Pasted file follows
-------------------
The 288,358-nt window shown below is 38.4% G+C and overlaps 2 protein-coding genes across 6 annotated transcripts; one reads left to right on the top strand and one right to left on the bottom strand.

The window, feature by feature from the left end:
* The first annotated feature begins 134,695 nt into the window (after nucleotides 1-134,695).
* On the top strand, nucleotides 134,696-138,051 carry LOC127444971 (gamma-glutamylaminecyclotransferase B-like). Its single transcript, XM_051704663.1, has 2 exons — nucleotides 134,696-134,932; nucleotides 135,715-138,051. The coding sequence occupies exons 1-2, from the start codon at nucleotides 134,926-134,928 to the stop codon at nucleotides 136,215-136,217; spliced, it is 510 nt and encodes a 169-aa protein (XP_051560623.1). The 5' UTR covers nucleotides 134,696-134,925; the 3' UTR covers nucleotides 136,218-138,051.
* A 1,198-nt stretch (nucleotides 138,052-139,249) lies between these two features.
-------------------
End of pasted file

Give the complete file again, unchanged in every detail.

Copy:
The 288,358-nt window shown below is 38.4% G+C and overlaps 2 protein-coding genes across 6 annotated transcripts; one reads left to right on the top strand and one right to left on the bottom strand.

The window, feature by feature from the left end:
* The first annotated feature begins 134,695 nt into the window (after nucleotides 1-134,695).
* On the top strand, nucleotides 134,696-138,051 carry LOC127444971 (gamma-glutamylaminecyclotransferase B-like). Its single transcript, XM_051704663.1, has 2 exons — nucleotides 134,696-134,932; nucleotides 135,715-138,051. The coding sequence occupies exons 1-2, from the start codon at nucleotides 134,926-134,928 to the stop codon at nucleotides 136,215-136,217; spliced, it is 510 nt and encodes a 169-aa protein (XP_051560623.1). The 5' UTR covers nucleotides 134,696-134,925; the 3' UTR covers nucleotides 136,218-138,051.
* A 1,198-nt stretch (nucleotides 138,052-139,249) lies between these two features.